The true meaning of Christmas

December 2018 View more

Three inches of new powder had fallen overnight, and we were driving in our eight-year old Chevy Blazer on an isolated forest road. The kids were quiet, gaping out the windows. The snow-covered boughs of white pine trees resembled outstretched arms, welcoming us into the woods.

We had driven from Illinois to Wisconsin to cut down a tree for our first Christmas without Grandma Dunne, who had succumbed to cancer the previous January. There would be no hand-knitted afghans, sweaters, or mittens from Grandma this year. Nor her special sausage stuffing for the holiday turkey.

But what Mike, 11, Jackie, 9, and Janet, 5, would miss most were Grandma’s stories about the old days, and the way she spoiled them with a waterfall of unconditional love and affection.

Feeling that something else was needed to make this season special, Marianne and I promised our kids an old-fashioned Christmas, with a wood fire, Christmas stockings, and a real tree we would find and cut down ourselves in the national forest.

Spying a partial clearing, I shifted into four-wheel drive, pulled off the road, and shut down the engine. The tops of several baby pine trees poked out of the snow, signaling abundance farther in.

Mike wanted to lead, and we followed our eldest down a deer trail. The cold wind that assaulted us on the road did not reach inside the forest, where the air was lovely and silent.

After descending into a frozen marsh, we hiked to the top of a ridge where a cluster of red pines, hemlocks, and fir trees stood in the sun. Mike approached a seven-foot fir and pulled lightly on a branch, shaking off the snow.

“How’s this one, Dad?”

Jackie, in her blue snowsuit, circled the tree, holding her chin like an appraiser considering a work of art. Finally, she signaled thumbs up. Little Janet clapped her red mittens together.

At its base, the trunk was six inches in diameter, falling quickly to my bow saw. Mike reached his hands through the branches to grip the bottom while Jackie took hold of the top, and they led us back the way we came, their prized balsam fir carried between them.

“Such a sweet pine scent from where it was cut,” said Marianne.

“And look at their faces,” I said.

Nearing the road, I heard the rumble of another vehicle. As we walked out into the open, I saw a yellow pickup with the Department of Natural Resources emblem on the passenger door, engine idling. The children set the tree down next our Blazer, just as two officers exited their truck. Both wore army green snowmobile suits, their Wisconsin Conservation Warden badges prominent on their caps. I nodded to the officers before asking Marianne to start the truck and get the kids warm inside.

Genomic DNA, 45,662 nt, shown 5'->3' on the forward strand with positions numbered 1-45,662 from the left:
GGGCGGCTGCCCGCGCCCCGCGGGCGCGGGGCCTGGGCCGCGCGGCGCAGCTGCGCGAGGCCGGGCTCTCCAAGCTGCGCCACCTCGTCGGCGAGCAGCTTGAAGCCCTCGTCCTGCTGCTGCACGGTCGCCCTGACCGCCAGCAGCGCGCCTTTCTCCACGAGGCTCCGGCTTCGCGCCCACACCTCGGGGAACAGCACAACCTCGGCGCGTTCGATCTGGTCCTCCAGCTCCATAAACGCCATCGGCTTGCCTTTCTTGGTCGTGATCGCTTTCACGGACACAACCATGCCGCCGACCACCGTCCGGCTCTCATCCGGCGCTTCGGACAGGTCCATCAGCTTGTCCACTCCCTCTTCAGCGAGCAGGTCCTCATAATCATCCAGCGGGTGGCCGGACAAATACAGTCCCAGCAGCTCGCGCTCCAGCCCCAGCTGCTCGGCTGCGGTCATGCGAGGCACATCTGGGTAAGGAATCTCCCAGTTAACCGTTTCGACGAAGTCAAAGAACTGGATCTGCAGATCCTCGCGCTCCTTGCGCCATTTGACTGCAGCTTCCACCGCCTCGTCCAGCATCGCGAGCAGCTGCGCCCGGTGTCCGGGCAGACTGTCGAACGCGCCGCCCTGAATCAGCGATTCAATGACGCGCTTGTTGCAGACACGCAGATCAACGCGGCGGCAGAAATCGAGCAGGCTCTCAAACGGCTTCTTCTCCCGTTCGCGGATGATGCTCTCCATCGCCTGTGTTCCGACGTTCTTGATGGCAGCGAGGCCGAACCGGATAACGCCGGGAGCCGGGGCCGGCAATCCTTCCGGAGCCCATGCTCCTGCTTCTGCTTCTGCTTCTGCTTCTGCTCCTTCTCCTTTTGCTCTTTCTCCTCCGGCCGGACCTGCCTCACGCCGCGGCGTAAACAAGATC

“What is it?” I asked the men.

“Federal lands are on that side of the road,” the taller warden replied, pointing to the woods opposite of where we hiked. “It appears you took that tree from private property.”

It was bad enough that they issued a $75 citation. What was worse, they confiscated our tree.

No one spoke on the ride back. The Blazer’s tires squeaked in the dry snow.

Back at the rental cabin, after we took off our coats and boots, Marianne explained to the kids how I had made a mistake, and that mistakes happen, even with adults.

“But they took our tree,” said Jackie.

“We’ll buy another back home,” said Marianne. “Christmas will be the same.”

Of course, I knew it couldn’t be. I had let them down. A dark feeling came over me that I couldn’t shake, one that I didn’t know how to fix.

That evening, Mike and Jackie played Scrabble in the loft. Marianne read a book next to the wood stove. I went to Janet’s room to tuck her in. After I kissed her good night, she was reluctant to let go; and when I lifted my head, I saw tears in her eyes.

“Daddy,” she said, “If Santa Claus doesn’t bring you anything this year, you can have some of my presents.”

I smiled and leaned down to embrace her, with a lump in my throat. For now I knew it would be OK.

Since what our family needed this Christmas, was not some tree we had to search for, but something more precious that Grandma Dunne had already instilled, and that had been present all along.